The socio‐economic divisions and tensions in today’s society seem to run deep and even the most stable market economies are struggling to find effective solutions. What are the driving forces of these developments? Can the social market economy survive? What are the proposed solutions?
This course provides future change makers in public and private sectors with a comprehensive overview on the structures and actors that shape markets. In the first part of the course, students will have the opportunity to debate key original texts from different disciplines (political science, sociology, economics, and history) central to the study of markets and their institutional set‐up. This includes classics (e.g., Smith, Marx), the liberal paradigm (e.g., Hayek, Friedman), economic sociology (e.g., Polanyi, Fligstein), but also new institutional economics, and historical approaches. These contending perspectives will enable students to contextualize more recent and alternative approaches. Thus, the second part of the course focuses on current propositions how to solve rising problems related to market governance, globalization, and neoliberalism.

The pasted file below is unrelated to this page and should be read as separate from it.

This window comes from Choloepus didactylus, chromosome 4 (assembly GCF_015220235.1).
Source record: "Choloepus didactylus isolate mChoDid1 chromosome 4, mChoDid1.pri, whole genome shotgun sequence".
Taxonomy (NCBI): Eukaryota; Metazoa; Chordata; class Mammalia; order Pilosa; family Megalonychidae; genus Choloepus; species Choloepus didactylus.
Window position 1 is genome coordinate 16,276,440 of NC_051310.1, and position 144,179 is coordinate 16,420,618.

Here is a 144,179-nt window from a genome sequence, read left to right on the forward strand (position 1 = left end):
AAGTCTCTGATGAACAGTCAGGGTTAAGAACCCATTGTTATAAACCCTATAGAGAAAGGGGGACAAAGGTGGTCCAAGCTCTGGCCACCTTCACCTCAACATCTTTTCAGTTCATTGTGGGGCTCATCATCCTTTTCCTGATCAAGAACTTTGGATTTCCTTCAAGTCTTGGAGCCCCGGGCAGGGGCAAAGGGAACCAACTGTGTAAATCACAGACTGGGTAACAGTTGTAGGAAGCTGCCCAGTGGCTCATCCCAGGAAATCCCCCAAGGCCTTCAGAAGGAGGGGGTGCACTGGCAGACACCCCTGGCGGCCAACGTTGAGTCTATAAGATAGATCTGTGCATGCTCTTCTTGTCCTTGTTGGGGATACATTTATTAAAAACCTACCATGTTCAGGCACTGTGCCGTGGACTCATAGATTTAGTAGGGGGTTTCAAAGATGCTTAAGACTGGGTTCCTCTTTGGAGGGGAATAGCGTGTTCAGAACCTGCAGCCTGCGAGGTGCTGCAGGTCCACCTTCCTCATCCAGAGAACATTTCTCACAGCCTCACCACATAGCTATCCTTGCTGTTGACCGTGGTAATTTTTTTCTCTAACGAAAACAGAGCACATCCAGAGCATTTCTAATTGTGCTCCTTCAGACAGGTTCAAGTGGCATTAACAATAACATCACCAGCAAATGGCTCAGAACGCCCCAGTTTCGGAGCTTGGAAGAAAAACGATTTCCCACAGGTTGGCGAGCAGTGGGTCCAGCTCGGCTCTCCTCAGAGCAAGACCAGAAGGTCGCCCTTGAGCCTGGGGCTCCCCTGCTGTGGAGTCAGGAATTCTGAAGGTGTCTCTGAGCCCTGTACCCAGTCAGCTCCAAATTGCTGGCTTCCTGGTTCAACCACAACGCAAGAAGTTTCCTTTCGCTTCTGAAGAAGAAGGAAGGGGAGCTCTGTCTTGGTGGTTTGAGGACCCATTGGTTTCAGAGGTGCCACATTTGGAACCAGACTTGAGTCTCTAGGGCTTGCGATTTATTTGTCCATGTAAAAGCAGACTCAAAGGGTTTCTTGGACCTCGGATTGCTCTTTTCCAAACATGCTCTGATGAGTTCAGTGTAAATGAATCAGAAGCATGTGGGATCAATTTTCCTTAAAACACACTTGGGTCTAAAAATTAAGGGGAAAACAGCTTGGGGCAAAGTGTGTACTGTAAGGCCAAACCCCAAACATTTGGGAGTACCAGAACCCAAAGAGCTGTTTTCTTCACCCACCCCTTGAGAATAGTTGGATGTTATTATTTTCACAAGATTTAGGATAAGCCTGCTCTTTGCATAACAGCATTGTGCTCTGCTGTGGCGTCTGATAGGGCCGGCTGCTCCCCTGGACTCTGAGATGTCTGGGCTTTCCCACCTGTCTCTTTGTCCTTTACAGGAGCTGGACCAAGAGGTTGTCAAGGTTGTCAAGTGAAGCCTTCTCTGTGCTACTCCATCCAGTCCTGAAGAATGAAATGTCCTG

In this context, we will, for example, look at supranational market governance, solidarity economy and commons‐based approaches, degrowth and socio‐ecological transformation, gender perspectives in political economy, and postcolonial theories on the Global South. This course qualifies students to extrapolate insights from classic authors and newer approaches to reflect upon the governance of markets in challenging times.
This course is for 2nd year MIA and MPP students only.